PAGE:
Passengers board a train of Sài Gòn Railway Transport.Vietnam Railway Corporation (VNR) estimates a loss of nearly VNĐ1.4 trillion (US$60 million) after tax in 2020. — Photo laodong.vn
HÀ NỘI — Vietnam Railway Corporation (VNR) estimates a loss of nearly VNĐ1.4 trillion (US$60 million) after tax in 2020, a massive blow to the company due to impacts of the COVID-19 pandemic.
In the recent filing to the State Securities Commission on business results in the last three years, the corporation expected this year’s combined production and revenue will decrease by 23 per cent compared to 2019.
Last year, the corporation posted a consolidated revenue of more than VNĐ8.3 trillion and pre-tax profit of VNĐ180 billion.
According to VNR, the loss is mainly due to the falling demand for transportation and travel as the result of the pandemic and the corporation’s re-adjustment of its operation to upgrade and repair the Hà Nội – HCM City railway line.
Of the VNĐ1.4 trillion loss, VNĐ711 billion came from main railway business operation, of which two subsidiaries – Hà Nội Railway Transport and Sài Gòn Railway Transport – are expected to record a combined loss of VNĐ618 billion
The parent company VNR estimates a loss of VNĐ168 billion.
Three subsidiaries in the mechanical industries and 20 railways joint stock companies are the only firms expecting profits of VNĐ75 billion.
Other burdens include financial losses from previous years, provisional expenses for contingency plans and bad debts worth a combined total of VNĐ682 billion. Also depreciation and amortisation expenses reached VNĐ59 billion this year but has no revenue to offset.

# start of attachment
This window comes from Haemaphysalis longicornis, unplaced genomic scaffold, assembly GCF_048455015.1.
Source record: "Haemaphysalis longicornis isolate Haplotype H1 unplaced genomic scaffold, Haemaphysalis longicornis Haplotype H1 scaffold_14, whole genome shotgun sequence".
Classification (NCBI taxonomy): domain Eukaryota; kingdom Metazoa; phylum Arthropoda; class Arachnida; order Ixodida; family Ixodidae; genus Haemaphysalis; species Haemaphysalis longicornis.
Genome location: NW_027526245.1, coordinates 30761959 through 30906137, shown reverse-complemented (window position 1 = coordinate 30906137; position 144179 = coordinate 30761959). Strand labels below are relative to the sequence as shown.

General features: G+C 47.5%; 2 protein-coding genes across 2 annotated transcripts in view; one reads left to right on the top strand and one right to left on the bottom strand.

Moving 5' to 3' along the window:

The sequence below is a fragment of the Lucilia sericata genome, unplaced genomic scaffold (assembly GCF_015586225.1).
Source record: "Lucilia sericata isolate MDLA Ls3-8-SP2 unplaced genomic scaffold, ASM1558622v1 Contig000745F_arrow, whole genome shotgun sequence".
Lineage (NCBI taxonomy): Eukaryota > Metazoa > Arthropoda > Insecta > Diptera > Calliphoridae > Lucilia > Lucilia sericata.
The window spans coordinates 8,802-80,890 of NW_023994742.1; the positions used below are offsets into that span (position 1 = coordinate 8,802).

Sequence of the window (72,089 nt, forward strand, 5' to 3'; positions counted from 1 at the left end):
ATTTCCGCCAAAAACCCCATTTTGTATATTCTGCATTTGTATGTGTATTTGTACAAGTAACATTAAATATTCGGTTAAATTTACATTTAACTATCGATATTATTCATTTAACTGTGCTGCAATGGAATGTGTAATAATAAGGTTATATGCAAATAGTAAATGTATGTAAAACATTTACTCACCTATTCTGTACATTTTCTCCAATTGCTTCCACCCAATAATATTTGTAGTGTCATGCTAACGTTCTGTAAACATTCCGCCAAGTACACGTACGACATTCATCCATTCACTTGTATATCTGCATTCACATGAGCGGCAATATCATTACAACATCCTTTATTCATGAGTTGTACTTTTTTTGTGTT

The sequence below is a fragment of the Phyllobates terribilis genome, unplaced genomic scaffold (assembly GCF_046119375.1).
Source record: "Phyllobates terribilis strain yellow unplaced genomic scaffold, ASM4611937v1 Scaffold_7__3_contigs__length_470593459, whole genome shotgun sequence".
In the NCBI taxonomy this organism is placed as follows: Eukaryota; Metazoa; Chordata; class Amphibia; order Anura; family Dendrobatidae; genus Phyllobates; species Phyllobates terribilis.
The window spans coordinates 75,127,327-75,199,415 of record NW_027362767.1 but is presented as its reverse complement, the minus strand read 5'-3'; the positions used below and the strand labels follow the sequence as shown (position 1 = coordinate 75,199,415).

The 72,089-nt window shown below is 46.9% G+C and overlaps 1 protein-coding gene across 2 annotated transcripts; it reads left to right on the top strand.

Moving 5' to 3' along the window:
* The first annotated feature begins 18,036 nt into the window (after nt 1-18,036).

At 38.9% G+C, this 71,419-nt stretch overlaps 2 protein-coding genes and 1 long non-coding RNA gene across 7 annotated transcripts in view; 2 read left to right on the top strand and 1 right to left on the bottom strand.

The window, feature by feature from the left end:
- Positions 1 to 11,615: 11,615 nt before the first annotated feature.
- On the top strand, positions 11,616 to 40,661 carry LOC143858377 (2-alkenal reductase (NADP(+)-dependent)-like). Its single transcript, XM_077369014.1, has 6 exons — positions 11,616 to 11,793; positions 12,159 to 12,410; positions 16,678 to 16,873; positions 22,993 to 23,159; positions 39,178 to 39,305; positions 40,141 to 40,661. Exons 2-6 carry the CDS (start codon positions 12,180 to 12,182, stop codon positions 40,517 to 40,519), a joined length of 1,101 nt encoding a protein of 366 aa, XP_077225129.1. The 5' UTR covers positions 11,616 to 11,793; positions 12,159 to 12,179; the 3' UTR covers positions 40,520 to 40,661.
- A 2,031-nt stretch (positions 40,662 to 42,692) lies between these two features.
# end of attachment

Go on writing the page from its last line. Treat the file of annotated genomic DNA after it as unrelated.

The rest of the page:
In terms of investment, apart from improving infrastructure, VNR plans to invest more than VNĐ602 billion in locomotive assemblies. The corporation also seeks to mobilise VNĐ414 billion from investors to carry out new carriage building project.
Under fierce competition
According to VNR Chairman Vũ Anh Minh, the railway industry is facing fierce competition from other modes of transport, especially low-cost carriers in both air and road transport, while there is a lack of mechanisms and policies to boost railway development.
Last year was also a difficult year for VNR when all business indicators declined.
"The direct infrastructure and the train stations are owned by the Government, but there is no mechanism for enterprises to invest by themselves,” Minh was quoted by vietnamnet.vn.
“The State does not have capital, businesses have money but cannot spend to invest.”
He cited an example of Sông Lũy station in Bình Thuận Province which needs about VNĐ30 billion to extend the railway lines and can generate an annual revenue of VNĐ200 billion but cannot be invested.
Nguyễn Thị Phú Hà, vice chairwoman of the Committee for Management of State Capital, said the railway industry still relied heavily on ticket revenue while its management and competition is weak and infrastructure underdeveloped.
She has asked VNR to work with ministries and local authorities to submit to the Government a plan to improve competitiveness and reshape sector development strategy in the future.
Due to the pandemic, the railway industry saw a decline in number of passengers but still had to maintain operations. Since February, about 3,000 workers have been furloughed or worked only on a shift basis. VNR has proposed the Government support its business with tax exemptions, fee reductions or by freezing debts.
In a move to revitalise the railway industry post-COVID-19, VNR is offering discounted prices and promotion programmes to stimulate domestic tourism, as well as focusing on more on freight transport.
It plans to operate more international freight trains with plans to transport fruits and aquatic products directly from southern provinces to China using refrigerated containers and onward to third countries such as Russia and others in Europe this year. — VNS.